Being able to take our dog Lulu with us to France has made our holidays there so much more enjoyable.
For years we were put off taking a dog abroad because lots of people told us it was a huge palaver and very complicated.
Year after year we put our dog in boarding kennels for one or two weeks while we went on holiday. This was very expensive and always slightly worrying, wondering what condition he or she would be in when we collected them back again when we got home. It was also a lot of trouble because we had to make sure the dog had its annual inoculations to comply with the kennel’s requirements before they would accept the dog. And often, having to take and collect the dog during “office” hours meant they would be in the kennels for two nights more than the duration of our holiday and me having to rush round in my lunch hour or take time off work to do the running around.
Obviously, in the days when we travelled on holiday by motorcycle we had no choice – although we have frequently seen little dogs perched in baskets on the handlebars of a Harley-Davidson or in a pillion’s rucksack. Okay if the journey was only a few kilometres but not really a serious solution for a major tour of France !!
In 2007 we had were badly let down by our usual boarding kennels when we left our previous poodle, Dusty in their care. You can read more about that here. After that we decided to look into it properly and got Dusty her pet passport. We discovered that the whole process is not really a great deal of trouble at all.
The process is as follows.
The dog has to be microchipped. This is something many dog owners would choose to have done anyway as it makes the recovery of a lost or stolen dog more likely.
The dog is given a rabies vaccination and then a blood test exactly one month later to establish that the treatment has worked. If it’s positive, a passport is issued and the dog can make its first trip abroad six months after that. To be absolutely correct, the dog can travel out of the UK at any time but cannot make it's first re-entry into the UK until six months after the blood test has proved positive.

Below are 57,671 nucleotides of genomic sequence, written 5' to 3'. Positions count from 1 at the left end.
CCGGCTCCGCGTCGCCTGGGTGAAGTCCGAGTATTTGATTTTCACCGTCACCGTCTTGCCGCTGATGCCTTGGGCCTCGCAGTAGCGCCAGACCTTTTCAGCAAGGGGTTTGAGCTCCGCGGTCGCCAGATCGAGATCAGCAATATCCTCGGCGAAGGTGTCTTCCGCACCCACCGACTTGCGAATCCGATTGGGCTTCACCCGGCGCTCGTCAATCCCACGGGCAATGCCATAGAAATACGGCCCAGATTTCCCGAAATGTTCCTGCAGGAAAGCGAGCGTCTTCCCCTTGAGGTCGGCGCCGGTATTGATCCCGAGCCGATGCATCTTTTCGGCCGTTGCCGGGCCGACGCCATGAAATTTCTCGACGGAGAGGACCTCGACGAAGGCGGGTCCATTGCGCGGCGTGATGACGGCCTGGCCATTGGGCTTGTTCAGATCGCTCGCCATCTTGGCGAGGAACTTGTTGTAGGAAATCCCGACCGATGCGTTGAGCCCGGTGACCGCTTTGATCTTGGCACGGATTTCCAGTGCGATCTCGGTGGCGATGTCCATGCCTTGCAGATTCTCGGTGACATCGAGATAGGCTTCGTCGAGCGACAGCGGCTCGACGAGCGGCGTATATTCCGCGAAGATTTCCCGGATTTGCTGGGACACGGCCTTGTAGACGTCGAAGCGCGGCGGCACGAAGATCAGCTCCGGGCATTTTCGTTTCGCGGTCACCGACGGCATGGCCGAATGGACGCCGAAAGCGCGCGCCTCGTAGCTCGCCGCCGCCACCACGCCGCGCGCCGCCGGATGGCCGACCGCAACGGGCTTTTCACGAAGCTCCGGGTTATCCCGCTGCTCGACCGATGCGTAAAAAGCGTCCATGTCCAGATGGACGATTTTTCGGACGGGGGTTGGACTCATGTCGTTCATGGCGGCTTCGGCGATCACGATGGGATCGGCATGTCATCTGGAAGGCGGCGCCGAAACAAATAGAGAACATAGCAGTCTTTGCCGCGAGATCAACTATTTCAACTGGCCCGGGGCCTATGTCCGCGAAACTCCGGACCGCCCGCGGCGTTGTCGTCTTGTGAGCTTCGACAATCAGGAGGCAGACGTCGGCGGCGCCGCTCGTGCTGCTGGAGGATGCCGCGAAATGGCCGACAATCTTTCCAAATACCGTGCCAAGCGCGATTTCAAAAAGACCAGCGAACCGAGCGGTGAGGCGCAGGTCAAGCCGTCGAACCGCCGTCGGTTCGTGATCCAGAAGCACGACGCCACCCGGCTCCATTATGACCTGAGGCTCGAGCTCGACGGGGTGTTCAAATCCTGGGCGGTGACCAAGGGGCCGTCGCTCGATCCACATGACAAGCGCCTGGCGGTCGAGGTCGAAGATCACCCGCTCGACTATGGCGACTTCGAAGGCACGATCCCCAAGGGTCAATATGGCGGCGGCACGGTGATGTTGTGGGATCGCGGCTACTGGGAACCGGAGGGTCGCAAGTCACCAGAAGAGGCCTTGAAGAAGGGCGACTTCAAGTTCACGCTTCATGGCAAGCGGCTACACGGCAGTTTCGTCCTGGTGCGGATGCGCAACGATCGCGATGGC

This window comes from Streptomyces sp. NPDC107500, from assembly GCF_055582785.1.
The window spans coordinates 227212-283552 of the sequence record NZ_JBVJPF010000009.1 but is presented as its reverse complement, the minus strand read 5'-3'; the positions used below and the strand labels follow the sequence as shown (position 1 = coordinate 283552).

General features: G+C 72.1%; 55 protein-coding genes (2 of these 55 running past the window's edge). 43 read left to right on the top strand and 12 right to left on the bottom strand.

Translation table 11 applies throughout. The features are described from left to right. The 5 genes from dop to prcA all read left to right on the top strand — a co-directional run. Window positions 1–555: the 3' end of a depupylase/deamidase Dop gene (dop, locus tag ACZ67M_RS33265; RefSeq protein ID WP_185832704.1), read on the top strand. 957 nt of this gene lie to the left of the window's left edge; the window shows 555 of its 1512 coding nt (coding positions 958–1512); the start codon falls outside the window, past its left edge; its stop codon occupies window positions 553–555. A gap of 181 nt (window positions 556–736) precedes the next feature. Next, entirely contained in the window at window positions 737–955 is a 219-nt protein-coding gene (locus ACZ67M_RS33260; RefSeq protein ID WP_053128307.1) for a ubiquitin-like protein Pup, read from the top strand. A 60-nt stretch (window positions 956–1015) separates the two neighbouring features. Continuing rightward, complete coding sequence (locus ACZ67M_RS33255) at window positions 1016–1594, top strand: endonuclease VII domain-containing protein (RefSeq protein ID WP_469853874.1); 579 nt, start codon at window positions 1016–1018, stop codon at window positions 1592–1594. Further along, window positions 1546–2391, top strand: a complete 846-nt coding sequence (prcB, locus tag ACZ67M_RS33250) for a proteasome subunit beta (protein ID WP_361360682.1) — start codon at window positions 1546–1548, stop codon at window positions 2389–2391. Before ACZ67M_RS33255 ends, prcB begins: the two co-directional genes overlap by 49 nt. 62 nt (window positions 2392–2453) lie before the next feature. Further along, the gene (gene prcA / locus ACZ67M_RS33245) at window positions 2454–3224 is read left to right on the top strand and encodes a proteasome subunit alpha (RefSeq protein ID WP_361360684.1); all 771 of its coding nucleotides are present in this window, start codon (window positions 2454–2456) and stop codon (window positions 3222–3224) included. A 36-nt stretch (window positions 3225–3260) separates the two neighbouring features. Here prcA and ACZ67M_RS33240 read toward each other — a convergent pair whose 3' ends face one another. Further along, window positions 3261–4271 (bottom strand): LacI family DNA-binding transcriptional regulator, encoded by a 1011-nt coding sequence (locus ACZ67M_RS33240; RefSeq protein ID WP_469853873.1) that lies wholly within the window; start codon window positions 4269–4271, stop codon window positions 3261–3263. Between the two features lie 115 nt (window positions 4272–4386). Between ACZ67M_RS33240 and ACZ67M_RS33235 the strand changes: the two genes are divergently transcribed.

Getting into Europe is straightforward as there are no restrictions on taking a pet out of the UK, only on bringing them back in. No checks are made at the port on the way out. Usually you pay a small supplement for your ticket, presumably because of the cost of the administration and infrastructure required for the return journey. Curiously, the ticket allows for the transport of one dog, cat or ferret. I have yet to meet anyone who has taken their ferret to France !!
The only part of the process that requires a bit of organisation, is that between 24 and 48 hours before boarding the ferry or train back to the UK, the dog has to be seen by a vet in France who will administer an anti-tick treatment (usually Frontline) and a worm tablet, ascertain that the dog is fit to travel, then sign and date the passport. On arrival at Eurotunnel (we have never taken our dog on a ferry) there is a separate check-in station where the dog’s identity and the vet’s entries in the passport are checked. This takes all of five minutes then away you go, back to the normal check-in process to board the train.
Obviously there are times when things can go wrong, usually because travel plans change or the journey back to the port takes longer than planned, maybe because of a break-down, traffic jam or similar. Then you arrive at the port to find the time-slot for taking your pet back to the UK has expired and you have to delay your crossing by another day to see a vet at the port to comply with the regulations. But on the whole, it works perfectly for most people most of the time and it’s a great deal cheaper and less worrying than using boarding kennels at home.
Plus the fact that we have Lulu with us to entertain us and keep us busy, which is a complete joy and absolutely priceless. The only trouble it takes is remembering to book a five-minute appointment with our vet in Preuilly-sur-Claise on the right day before we come home.
You can read the official version on the Government website here.